A Belgian national has been sentenced to 40 years in prison by an Iranian court, Tasnim reported on Wednesday, January 11th. Before serving time for a total of four crimes, Olivier Vandecasteele (41), is to receive 74 floggings.
The full ruling, issued on Tuesday, states that while in Iran, Vandecasteele had engaged in spying in collusion with the U.S. government, currency smuggling, and money laundering.
Iran has long viewed the U.S. as its nemesis and frequently accuses the U.S. of trying to destabilize its government.
For his “espionage against the Islamic Republic of Iran for the benefit of foreign intelligence services,” Vandecasteele was given a 12-and-a-half-year prison sentence; another 18 months were for “cooperation with the hostile government of the U.S.,” and another 18 months for “money laundering.”
For “professional currency smuggling to the amount of $500,000,” he was given an additional two-and-a-half years, for which he will be punished with an additional 74 floggings as well.
According to a Tuesday, January 3rd report by Tasnim, “an informed source” told them that the Belgian national “had come to Iran under the guise of philanthropic activities with the purpose of spying for the U.S. government and distributing money among groups active in the anti-security spheres.”
Vandecasteele, together with the Belgian government, has denied these allegations. He has been confined to an Iranian cell since February 2022 in what are reportedly dire conditions. Until recently, it was not clear what exactly he was being accused of.
Last December, Belgian authorities were informed that Vandecasteele ‘only’ needed to serve 28 years. Upon hearing the latest news of his long sentence and that he would be lashed as well, Belgian Foreign Minister Hadja Lahbib (MR) summoned the Iranian ambassador to Belgium to urgently address the issue.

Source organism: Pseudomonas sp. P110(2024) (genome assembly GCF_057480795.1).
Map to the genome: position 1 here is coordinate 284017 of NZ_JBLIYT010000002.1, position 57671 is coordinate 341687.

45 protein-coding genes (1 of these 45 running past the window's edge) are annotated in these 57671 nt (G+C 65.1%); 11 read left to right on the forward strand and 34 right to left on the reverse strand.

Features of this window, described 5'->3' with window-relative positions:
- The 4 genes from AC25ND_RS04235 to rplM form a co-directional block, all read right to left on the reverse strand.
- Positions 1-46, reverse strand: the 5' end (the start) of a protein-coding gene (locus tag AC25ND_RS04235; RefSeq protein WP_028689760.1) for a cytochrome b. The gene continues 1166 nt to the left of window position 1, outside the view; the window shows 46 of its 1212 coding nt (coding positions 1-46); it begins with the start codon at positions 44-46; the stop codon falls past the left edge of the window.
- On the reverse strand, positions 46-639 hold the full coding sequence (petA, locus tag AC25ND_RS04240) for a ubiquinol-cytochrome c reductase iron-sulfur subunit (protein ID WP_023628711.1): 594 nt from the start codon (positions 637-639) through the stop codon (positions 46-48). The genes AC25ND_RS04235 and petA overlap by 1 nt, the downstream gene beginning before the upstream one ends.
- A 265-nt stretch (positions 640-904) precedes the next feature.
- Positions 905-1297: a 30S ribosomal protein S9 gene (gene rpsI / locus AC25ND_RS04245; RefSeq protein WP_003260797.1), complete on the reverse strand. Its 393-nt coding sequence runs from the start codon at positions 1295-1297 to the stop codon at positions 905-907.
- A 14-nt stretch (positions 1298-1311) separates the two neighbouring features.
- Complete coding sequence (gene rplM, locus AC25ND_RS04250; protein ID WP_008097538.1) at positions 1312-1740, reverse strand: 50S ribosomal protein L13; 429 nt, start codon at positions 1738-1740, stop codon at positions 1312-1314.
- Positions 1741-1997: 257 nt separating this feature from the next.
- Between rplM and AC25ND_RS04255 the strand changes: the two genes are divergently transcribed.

On Twitter, the minister stressed that Belgium
continues to condemn this arbitrary detention and is doing everything possible to put an end to it and to improve the conditions of his detention.
Iran has not shared any ‘official information’ about Vandecasteele’s charges or his trial.
Belgian authorities suspect that Vandecasteele’s wrongful imprisonment is being used by Iranian authorities as a bargaining chip to make Belgium free Assadollah Assadi, an Iranian diplomat from the country’s embassy in Austria. On February 4th, 2021, a Belgian court convicted Assadi of planning an attack on a gathering of critics of the Iranian government in Paris.
Assadi, who has also been linked to Iran’s secret service, has served five years of his 20-year sentence.
Initially, there was a plan to trade Assadi for Vandecasteele, but last December, the Belgian Constitutional Court overturned it. Various political parties, and the Flemish N-VA in particular, were vehemently against the idea of a prisoner swap, as they felt that by doing so, Belgium would make itself a target for blackmail.
Also in December, Belgium’s justice minister Vincent Van Quickenborne said that the espionage charges were fabricated and that Vandecasteele had been sentenced as retribution for Assadi.
Given what appears to be an impasse, Vandecasteele’s future remains bleak.
To Reuters, Olivier Van Steirtegem, Vandecasteele’s best friend and the family’s spokesperson, said that they were “devastated by the news.” Van Steirtegem stressed that his friend “is a victim, a hostage,” and urged the Belgian government to do everything possible to free Vandecasteele and condemn Iran’s “hostage diplomacy.”
Olivier Vandecasteele comes from a family of entrepreneurs. His father started his own business by operating large garages in the Tournai area.
Since 2006, Vandecasteele has worked for various international NGOs including Médecins du Monde, Norwegian Refugee Council (NRC), and Relief International. In 2015, he became the director of NRC’s Iran operations, and later, in 2020, took on the same role within the country for Relief International.
Before his arrest, Vandecasteele frequently traveled between Tehran and Belgium. In late February, he was in Iran’s capital to handle some practical affairs when Iranian authorities arrested him.